Artificial Intelligence Creates New Opportunities to Combat Fraud

by Taka Ariga, U.S. Government Accountability Office (GAO)Chief Data Scientist and Director, GAO Innovation Lab; Johana Ayers, Managing Director, GAO Forensic Audits and Investigative Service (FAIS); Toni Gillich, GAO FAIS Assistant Director; Nick Weeks, GAO FAIS Senior Analyst; Scott Hiromoto, GAO Applied Research and Methods Senior Data Analyst; and Martin Skorczynski, Senior Data Scientist, GAO Innovation Lab 

Combating fraudsters has long been a persistent challenge for governmental entities. While there are no precise figures, fraudulent activities drain billions of taxpayer dollars each year from vital programs. In today’s digitally-connected, information-driven world, the traditional approach to fraud detection work based on retrospective reviews by auditors is becoming increasingly ineffective. This “pay then chase” framework is resource-intensive, difficult to scale and fails to recapture a significant amount of known and suspected fraudulent transactions.

Fortunately, the proliferation of data alongside advances in computational capacities have ushered in the golden age for Artificial Intelligence (AI), where algorithms and models can reveal anomalous patterns, behaviors and relationships—with speed, at scale and in depth—that was not possible even a decade ago.

From Global Positioning System navigation to facial recognition, AI has fundamentally transformed every facet of our lives. Public sector organizations are similarly taking advantage of powerful algorithms to more prospectively detect and address red flags before they manifest into significant issues.

Importantly, AI does not replace professional judgments of experienced auditors in detecting potentially fraudulent activities. While AI can sift through large volumes of data with tremendous accuracy, human intelligence is still an essential element for determining context-specific, proportionate and nuanced actions stemming from algorithmic outputs. This symbiotic relationship means AI will assist Supreme Audit Institution (SAI) work and will change how that work is carried out—requiring different skills to harness AI’s capacity to drive effectiveness and efficiencies.

The U.S. Government Accountability Office (GAO) seeks to leverage the power of AI to improve government oversight and combat fraud, and GAO’s Innovation Lab, established in 2019 as part of the Agency’s new Science, Technology Assessment and Analytics unit, is driving AI experimentation across audit use cases (see Table 1 “AI Capabilities and Ongoing GAO Work”).

As progress is achieved, GAO aims to share success stories and lessons learned with SAIs and the broader accountability community. Concurrently, the Innovation Lab, in conjunction with all relevant stakeholders, is in the early stages of developing an AI oversight framework to help guide the development of AI solutions while adhering to overarching good practices and standards for auditors.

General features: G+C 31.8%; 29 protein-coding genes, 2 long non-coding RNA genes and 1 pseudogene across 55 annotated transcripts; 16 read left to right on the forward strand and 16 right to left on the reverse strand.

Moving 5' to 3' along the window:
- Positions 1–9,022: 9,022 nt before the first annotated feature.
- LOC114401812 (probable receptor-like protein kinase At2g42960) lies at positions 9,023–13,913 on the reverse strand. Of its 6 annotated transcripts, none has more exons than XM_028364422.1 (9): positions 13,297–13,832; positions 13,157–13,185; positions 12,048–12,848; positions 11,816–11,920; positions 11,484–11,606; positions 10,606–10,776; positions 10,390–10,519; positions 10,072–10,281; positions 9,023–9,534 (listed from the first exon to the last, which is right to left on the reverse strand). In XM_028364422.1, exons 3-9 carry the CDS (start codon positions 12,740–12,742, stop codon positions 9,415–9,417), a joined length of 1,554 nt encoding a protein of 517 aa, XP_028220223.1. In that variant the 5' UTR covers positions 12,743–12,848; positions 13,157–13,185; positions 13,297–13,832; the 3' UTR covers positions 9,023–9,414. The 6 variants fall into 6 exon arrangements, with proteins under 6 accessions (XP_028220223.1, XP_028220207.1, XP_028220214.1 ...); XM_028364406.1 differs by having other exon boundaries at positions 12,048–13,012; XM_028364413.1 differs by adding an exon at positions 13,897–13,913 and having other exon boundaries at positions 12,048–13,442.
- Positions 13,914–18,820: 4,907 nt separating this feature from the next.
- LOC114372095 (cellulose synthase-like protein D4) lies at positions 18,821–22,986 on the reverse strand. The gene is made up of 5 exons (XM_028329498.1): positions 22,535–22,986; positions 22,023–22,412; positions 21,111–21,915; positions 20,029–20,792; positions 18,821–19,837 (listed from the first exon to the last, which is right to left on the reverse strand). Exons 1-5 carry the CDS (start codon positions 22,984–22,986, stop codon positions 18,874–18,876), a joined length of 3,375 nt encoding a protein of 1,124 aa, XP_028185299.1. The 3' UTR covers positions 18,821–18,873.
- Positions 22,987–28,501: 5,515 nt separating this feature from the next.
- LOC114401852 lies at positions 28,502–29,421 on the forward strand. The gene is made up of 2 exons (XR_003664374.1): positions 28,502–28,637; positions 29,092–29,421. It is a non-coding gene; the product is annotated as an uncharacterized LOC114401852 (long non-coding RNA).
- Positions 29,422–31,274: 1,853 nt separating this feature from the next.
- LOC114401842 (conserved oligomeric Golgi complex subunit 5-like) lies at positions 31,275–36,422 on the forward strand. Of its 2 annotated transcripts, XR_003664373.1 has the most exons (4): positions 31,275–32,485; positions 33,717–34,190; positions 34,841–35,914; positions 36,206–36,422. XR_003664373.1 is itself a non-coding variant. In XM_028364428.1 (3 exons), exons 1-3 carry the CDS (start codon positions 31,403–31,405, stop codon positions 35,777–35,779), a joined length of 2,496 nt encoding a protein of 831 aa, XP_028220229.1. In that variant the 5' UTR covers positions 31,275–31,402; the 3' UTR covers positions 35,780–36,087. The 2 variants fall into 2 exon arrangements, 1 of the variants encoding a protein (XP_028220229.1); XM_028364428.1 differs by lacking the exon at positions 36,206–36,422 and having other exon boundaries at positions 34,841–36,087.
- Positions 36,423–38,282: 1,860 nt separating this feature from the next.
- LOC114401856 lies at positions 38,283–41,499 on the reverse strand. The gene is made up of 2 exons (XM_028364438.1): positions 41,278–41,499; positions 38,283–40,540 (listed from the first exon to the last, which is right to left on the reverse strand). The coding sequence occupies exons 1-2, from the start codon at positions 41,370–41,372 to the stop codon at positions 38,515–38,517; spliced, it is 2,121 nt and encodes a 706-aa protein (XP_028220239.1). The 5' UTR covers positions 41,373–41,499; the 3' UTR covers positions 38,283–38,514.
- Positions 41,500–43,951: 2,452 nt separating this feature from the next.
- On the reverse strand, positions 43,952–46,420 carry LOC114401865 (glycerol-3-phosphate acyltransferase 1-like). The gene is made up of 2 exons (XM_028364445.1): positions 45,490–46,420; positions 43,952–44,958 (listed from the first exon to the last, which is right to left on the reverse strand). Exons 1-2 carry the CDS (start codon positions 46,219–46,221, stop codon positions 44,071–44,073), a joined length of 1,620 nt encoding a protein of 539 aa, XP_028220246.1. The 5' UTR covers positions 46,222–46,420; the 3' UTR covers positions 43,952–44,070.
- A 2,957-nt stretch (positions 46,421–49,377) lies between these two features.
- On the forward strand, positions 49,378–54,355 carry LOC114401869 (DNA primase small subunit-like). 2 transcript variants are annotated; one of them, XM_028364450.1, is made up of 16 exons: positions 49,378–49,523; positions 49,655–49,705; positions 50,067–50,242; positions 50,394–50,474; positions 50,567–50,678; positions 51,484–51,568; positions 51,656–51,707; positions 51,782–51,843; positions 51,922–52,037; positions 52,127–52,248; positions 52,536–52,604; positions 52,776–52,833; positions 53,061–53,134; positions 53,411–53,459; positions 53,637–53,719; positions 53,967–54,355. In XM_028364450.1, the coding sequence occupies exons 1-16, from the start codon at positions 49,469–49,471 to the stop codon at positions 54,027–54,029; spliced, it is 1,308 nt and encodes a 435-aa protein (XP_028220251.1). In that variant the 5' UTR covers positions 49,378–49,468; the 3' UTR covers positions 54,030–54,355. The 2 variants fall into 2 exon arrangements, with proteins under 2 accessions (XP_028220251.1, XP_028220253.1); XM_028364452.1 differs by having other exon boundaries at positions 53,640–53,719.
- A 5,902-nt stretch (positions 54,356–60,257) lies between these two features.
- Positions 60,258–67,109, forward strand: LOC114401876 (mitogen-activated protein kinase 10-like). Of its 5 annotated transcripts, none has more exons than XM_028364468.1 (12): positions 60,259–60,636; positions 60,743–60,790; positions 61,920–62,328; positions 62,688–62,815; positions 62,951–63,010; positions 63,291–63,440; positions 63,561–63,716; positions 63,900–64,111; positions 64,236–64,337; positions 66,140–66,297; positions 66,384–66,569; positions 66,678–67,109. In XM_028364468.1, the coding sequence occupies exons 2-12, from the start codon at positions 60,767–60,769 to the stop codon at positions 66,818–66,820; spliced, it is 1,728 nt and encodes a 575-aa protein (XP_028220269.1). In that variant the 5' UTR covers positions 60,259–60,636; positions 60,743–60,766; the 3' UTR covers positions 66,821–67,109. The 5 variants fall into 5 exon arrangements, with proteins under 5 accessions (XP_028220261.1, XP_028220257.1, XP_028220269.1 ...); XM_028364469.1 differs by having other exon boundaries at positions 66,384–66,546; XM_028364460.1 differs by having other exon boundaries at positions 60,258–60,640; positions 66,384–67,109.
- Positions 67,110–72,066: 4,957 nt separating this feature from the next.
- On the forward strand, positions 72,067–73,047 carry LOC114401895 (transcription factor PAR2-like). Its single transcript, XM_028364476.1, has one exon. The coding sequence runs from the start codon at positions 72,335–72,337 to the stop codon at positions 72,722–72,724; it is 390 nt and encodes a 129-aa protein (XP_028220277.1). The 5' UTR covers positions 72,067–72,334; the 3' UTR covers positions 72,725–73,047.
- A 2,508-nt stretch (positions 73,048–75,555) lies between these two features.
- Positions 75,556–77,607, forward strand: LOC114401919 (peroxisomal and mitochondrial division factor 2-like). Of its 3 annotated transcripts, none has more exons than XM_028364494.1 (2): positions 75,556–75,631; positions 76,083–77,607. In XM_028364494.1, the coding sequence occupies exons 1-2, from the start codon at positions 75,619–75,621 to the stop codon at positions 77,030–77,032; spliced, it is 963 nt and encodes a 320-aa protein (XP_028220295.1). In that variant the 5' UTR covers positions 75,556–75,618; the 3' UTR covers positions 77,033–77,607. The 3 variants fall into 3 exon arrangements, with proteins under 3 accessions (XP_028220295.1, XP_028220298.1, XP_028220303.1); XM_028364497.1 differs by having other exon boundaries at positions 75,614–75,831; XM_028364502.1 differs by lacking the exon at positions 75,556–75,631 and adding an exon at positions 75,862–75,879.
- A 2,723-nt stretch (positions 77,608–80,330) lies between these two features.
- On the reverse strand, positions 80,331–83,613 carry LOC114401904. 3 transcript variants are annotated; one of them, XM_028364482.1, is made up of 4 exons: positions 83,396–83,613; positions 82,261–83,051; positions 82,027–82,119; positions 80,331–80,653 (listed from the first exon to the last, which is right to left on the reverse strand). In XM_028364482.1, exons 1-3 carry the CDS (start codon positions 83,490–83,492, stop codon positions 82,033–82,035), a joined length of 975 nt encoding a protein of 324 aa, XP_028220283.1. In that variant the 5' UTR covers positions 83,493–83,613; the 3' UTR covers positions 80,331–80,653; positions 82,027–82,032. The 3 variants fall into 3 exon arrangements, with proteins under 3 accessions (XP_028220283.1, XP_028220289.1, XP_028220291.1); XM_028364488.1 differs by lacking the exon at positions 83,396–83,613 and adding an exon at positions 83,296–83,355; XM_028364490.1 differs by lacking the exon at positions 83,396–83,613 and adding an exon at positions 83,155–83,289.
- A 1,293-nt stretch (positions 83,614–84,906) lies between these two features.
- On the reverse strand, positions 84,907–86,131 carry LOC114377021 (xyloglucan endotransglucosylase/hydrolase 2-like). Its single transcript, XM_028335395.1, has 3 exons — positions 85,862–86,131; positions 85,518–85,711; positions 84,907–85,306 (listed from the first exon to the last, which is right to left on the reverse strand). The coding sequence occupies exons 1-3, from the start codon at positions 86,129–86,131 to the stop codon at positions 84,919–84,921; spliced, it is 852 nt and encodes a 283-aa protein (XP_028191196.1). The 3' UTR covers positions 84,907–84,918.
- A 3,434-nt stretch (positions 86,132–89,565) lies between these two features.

Table 1 also shows how GAO’s Innovation Lab is developing relevant fraud related analytical capabilities potentially forming the basis for future AI solutions. Each use case is designed to quickly identify hidden correlations, behaviors, relationships, patterns and anomalies that may be indicative of fraud risks.

Before pursuing AI analytical solutions to oversight and combating fraud, SAIs can benefit by considering important legal, societal, ethical and operational considerations that are especially relevant to AI. Moreover, SAIs can gain valuable insight from private and public sector organization experiences and lessons learned.


AI algorithms do not understand the difference between fraudulent and non-fraudulent transactions. Instead, these algorithms identify anomalies, such as unusual transactions between accounts. Human subject matter experts are still needed to analyze these anomalies to determine whether potential fraud exists.

To withstand scrutiny, audit institutions hoping to establish anti-fraud AI solutions may consider a set of guiding points, including how AI solutions are:

  • Carefully Trained and Validated: Rigorously training and validating AI algorithms is required to minimize model errors. AI solutions that generate excessive false positives, such as by labeling too many legitimate transactions as potentially fraudulent, can overwhelm an organization and its ability to investigate potential fraud.Explainable,